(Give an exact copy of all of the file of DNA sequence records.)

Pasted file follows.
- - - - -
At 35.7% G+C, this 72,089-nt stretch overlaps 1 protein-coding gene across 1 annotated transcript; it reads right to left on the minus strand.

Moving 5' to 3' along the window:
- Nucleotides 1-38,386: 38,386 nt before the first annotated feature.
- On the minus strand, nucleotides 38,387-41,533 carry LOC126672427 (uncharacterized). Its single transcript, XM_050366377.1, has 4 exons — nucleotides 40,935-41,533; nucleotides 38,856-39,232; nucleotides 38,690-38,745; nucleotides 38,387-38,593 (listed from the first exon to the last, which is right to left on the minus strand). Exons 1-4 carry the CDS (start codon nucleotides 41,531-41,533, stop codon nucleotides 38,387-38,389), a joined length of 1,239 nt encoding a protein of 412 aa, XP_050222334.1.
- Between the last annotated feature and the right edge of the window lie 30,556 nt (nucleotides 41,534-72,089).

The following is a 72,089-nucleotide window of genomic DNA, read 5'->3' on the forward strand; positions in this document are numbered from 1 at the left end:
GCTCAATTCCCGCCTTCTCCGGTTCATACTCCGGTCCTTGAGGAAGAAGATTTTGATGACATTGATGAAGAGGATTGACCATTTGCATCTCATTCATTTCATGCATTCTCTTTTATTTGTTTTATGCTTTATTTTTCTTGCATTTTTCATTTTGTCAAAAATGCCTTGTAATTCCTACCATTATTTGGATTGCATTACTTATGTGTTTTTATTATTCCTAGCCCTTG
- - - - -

At 35.7% G+C, this 72,089-nt stretch overlaps 1 protein-coding gene across 1 annotated transcript; it reads right to left on the minus strand.

Moving 5' to 3' along the window:
- Nucleotides 1-38,386: 38,386 nt before the first annotated feature.
- On the minus strand, nucleotides 38,387-41,533 carry LOC126672427 (uncharacterized). Its single transcript, XM_050366377.1, has 4 exons — nucleotides 40,935-41,533; nucleotides 38,856-39,232; nucleotides 38,690-38,745; nucleotides 38,387-38,593 (listed from the first exon to the last, which is right to left on the minus strand). Exons 1-4 carry the CDS (start codon nucleotides 41,531-41,533, stop codon nucleotides 38,387-38,389), a joined length of 1,239 nt encoding a protein of 412 aa, XP_050222334.1.
- Between the last annotated feature and the right edge of the window lie 30,556 nt (nucleotides 41,534-72,089).

The following is a 72,089-nucleotide window of genomic DNA, read 5'->3' on the forward strand; positions in this document are numbered from 1 at the left end:
GCTCAATTCCCGCCTTCTCCGGTTCATACTCCGGTCCTTGAGGAAGAAGATTTTGATGACATTGATGAAGAGGATTGACCATTTGCATCTCATTCATTTCATGCATTCTCTTTTATTTGTTTTATGCTTTATTTTTCTTGCATTTTTCATTTTGTCAAAAATGCCTTGTAATTCCTACCATTATTTGGATTGCATTACTTATGTGTTTTTATTATTCCTAGCCCTTG